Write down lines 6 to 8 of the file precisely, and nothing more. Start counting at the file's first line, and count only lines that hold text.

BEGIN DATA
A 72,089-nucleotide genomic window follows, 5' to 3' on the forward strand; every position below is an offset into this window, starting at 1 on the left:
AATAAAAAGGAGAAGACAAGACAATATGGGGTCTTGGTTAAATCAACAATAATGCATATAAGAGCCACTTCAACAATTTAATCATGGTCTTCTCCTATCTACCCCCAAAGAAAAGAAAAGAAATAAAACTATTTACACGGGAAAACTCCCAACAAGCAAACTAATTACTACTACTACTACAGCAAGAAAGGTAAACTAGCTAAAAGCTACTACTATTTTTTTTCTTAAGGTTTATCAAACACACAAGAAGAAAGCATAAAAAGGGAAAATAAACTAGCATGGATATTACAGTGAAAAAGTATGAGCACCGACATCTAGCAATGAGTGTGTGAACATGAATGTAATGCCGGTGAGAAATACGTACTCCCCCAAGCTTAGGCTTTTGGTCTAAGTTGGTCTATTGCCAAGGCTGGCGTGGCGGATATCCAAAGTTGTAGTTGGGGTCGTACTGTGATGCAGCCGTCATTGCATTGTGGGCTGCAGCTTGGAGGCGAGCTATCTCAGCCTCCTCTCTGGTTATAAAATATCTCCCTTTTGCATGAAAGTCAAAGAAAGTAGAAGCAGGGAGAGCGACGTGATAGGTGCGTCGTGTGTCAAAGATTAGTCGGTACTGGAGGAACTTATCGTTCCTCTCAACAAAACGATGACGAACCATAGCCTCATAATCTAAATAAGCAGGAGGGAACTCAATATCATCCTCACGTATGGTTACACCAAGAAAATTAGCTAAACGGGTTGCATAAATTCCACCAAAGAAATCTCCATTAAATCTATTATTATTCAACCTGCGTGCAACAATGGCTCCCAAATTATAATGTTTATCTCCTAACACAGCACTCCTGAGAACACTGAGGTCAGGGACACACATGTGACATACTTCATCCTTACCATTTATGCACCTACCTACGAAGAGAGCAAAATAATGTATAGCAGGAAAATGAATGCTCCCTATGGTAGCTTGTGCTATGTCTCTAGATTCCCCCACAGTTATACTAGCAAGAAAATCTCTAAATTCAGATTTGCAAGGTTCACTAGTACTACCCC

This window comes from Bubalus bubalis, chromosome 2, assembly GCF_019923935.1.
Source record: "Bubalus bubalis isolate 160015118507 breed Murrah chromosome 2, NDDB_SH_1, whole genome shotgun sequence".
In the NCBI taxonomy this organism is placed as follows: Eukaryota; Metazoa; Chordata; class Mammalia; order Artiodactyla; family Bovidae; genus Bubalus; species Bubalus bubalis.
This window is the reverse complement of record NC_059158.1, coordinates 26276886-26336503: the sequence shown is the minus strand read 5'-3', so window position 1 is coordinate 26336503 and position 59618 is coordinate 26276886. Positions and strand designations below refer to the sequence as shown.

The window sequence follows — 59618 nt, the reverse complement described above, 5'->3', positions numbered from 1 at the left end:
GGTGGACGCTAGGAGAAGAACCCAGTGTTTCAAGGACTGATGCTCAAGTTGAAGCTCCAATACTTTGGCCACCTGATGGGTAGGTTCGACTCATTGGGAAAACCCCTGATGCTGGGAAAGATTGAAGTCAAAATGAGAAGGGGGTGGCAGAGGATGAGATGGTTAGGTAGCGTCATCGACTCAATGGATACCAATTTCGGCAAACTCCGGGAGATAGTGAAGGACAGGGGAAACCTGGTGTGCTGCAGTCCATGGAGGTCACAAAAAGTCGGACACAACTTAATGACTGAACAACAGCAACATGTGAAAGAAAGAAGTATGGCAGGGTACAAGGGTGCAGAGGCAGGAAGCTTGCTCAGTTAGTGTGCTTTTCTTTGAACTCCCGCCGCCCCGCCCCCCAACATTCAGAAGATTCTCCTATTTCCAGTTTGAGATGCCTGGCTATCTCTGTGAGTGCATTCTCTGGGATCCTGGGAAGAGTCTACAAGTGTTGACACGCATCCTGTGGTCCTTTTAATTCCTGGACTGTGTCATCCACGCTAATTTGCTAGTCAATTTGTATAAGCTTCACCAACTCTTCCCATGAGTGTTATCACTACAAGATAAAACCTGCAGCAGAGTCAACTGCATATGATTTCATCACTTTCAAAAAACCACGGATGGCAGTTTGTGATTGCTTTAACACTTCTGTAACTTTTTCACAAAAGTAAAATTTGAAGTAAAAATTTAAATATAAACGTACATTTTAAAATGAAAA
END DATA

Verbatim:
This window is the reverse complement of record NC_059158.1, coordinates 26276886-26336503: the sequence shown is the minus strand read 5'-3', so window position 1 is coordinate 26336503 and position 59618 is coordinate 26276886. Positions and strand designations below refer to the sequence as shown.

The window sequence follows — 59618 nt, the reverse complement described above, 5'->3', positions numbered from 1 at the left end:
GGTGGACGCTAGGAGAAGAACCCAGTGTTTCAAGGACTGATGCTCAAGTTGAAGCTCCAATACTTTGGCCACCTGATGGGTAGGTTCGACTCATTGGGAAAACCCCTGATGCTGGGAAAGATTGAAGTCAAAATGAGAAGGGGGTGGCAGAGGATGAGATGGTTAGGTAGCGTCATCGACTCAATGGATACCAATTTCGGCAAACTCCGGGAGATAGTGAAGGACAGGGGAAACCTGGTGTGCTGCAGTCCATGGAGGTCACAAAAAGTCGGACACAACTTAATGACTGAACAACAGCAACATGTGAAAGAAAGAAGTATGGCAGGGTACAAGGGTGCAGAGGCAGGAAGCTTGCTCAGTTAGTGTGCTTTTCTTTGAACTCCCGCCGCCCCGCCCCCCAACATTCAGAAGATTCTCCTATTTCCAGTTTGAGATGCCTGGCTATCTCTGTGAGTGCATTCTCTGGGATCCTGGGAAGAGTCTACAAGTGTTGACACGCATCCTGTGGTCCTTTTAATTCCTGGACTGTGTCATCCACGCTAATTTGCTAGTCAATTTGTATAAGCTTCACCAACTCTTCCCATGAGTGTTATCACTACAAGATAAAACCTGCAGCAGAGTCAACTGCATATGATTTCATCACTTTCAAAAAACCACGGATGGCAGTTTGTGATTGCTTTAACACTTCTGTAACTTTTTCACAAAAGTAAAATTTGAAGTAAAAATTTAAATATAAACGTACATTTTAAAATGAAAA